About a month ago I published an article on a rare asset class that outperforms. Soon after completing that article, which my wife read and (spoiler alert!) which featured wine investments, I found myself in the liquor store.
I just couldn't help it, and apparently I wasn't the only one. As soon as I entered the house with my purchase my wife ran to get two wine glasses. We drank the bottle in record time.
Clearly, I thought, I was on to something here. The subject of wine was intoxicating.
So it was with intense interest that I read about Crimson Wine Group's (OTC: CWGL) spin-off from conglomerate Leucadia National (NYSE:LUK) in March. One interesting detail of this spin-off was that it apparently had less to do with CWGL being better off as a stand-alone company than with management (LUK recently merged with investment bank Jefferies) at LUK not wanting the "underperforming" asset.
Perhaps ironically, the performance of the two stocks hasn't been much different since the spin-off was completed. In fact, if you want to split hairs CWGL has marginally outperformed LUK.
I haven't yet completed much due diligence on CWGL so I can't speak to the merits of buying this stock just yet. But what I can speak to is the clear growth in wine's popularity, and why people almost get giddy when they get their hands on a nice bottle.
This popularity is why I think it's worth taking a closer look at pure-play wine stocks.
All of the data point toward a rapid rise in wine's popularity. National Public Radio (NPR) completed an interesting study concluding just this, the punch line being that wine now accounts for nearly 40% of liquor store sales, up from just 16% back in the early 1980s. Most of that market share has come at the expense of liquor.
If you think back over the years you'll likely come to the same conclusion, and perhaps you'll also notice just how trendy wine has become. Especially in the 20 to 40 year old group of Millennials and Generation Xers, a market where beer and alcohol used to rule.
Both the Nielsen Company and the Wine Market Council have published bullish figures supporting this case (pun intended). Based on 2012 market data, the wine market is growing because of increasing consumption at the younger age of the spectrum.
Certainly the Baby Boomers still make up the loyal base of consumers, but a younger demographic that drinks more glasses, and more frequently, is helping to drive consistent growth.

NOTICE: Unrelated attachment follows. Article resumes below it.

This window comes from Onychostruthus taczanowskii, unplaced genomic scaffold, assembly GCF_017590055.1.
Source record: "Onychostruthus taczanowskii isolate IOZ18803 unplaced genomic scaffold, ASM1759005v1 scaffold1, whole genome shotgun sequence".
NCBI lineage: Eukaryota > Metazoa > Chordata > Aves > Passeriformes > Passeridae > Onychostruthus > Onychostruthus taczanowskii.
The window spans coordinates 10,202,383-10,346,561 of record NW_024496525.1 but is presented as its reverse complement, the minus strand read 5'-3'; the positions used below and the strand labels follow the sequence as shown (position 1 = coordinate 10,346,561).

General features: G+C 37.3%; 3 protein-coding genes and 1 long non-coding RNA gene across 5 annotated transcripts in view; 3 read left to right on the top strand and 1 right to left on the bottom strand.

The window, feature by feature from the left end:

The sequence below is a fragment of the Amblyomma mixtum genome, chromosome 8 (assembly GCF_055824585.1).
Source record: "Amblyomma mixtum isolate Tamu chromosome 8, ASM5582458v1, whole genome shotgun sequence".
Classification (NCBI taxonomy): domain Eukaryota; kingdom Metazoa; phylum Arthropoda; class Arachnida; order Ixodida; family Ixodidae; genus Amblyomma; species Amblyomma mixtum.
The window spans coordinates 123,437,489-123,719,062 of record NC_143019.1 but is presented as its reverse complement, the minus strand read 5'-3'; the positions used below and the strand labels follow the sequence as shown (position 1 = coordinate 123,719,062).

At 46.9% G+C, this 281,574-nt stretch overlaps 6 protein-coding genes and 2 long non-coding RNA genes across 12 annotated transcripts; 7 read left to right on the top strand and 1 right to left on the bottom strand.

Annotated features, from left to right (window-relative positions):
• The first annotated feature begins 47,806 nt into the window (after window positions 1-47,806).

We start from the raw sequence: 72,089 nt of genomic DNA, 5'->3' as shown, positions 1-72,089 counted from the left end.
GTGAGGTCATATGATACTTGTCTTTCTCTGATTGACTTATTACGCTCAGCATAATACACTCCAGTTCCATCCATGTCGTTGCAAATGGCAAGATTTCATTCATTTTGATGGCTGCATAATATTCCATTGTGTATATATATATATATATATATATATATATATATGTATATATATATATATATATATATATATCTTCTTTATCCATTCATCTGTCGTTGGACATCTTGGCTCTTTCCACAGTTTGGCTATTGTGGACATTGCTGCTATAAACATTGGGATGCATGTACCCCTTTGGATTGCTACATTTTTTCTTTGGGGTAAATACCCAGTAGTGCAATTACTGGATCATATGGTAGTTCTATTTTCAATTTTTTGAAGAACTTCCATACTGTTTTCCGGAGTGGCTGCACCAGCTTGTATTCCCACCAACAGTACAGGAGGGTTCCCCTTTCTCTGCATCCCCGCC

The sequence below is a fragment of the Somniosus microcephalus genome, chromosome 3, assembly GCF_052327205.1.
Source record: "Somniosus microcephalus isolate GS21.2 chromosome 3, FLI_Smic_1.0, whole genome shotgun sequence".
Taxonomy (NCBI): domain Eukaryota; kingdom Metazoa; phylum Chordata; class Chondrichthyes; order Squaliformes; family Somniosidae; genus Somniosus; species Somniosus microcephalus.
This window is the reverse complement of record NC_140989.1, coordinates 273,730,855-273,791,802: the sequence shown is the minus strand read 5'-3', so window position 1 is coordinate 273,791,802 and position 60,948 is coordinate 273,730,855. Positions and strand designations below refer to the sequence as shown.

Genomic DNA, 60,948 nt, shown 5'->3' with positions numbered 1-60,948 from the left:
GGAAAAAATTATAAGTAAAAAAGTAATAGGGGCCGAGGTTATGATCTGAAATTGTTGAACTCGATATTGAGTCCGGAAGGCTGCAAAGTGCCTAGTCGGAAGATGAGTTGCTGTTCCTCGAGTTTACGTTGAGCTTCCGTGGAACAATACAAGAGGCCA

Wine isn't just the drink of choice for the wealthy either. The vast majority of consumption is driven by those making $100,000 or less.
None of this means that all wine producers are growing at rapid rates, or that establishing a successful vineyard is easy. Far from it; it's still a very competitive and difficult market, especially at the affordable (also known as "popular") end of the market. But that hasn't stopped the number of wineries exploding by more than 80% in the last 12 years.
The wine market is one of the fastest growing markets in the agricultural industry, averaging 10% to 15% annual growth. And talk about scarcity – good grape vines are among the rarest plants out there; hence the multi-thousand dollar sticker price for the most exclusive wines.
One notable trend within the trend is the rise of Chilean, New Zealand and Australian wines. Wines from all three countries have gained more shelf space where my family shops, and in particular offerings from Chile and New Zealand are gaining shelf space in my mother's kitchen.
I don't know that the “mom” indicator is foolproof, but it's certainly another data point suggesting that wine stocks are worth a taste test.
As I stated earlier, I haven't yet completed enough research to know if Crimson Wine Group (CWGL) is a buy. At first glance, it appears overvalued to me.
But I recently recommended a well researched pure-play wine stock that has a long and profitable operating history, pays a dividend and is enjoying rapid growth as a result of export demand for its critically acclaimed wines.
You can learn more about this company here.
Tyler Laundon, MBA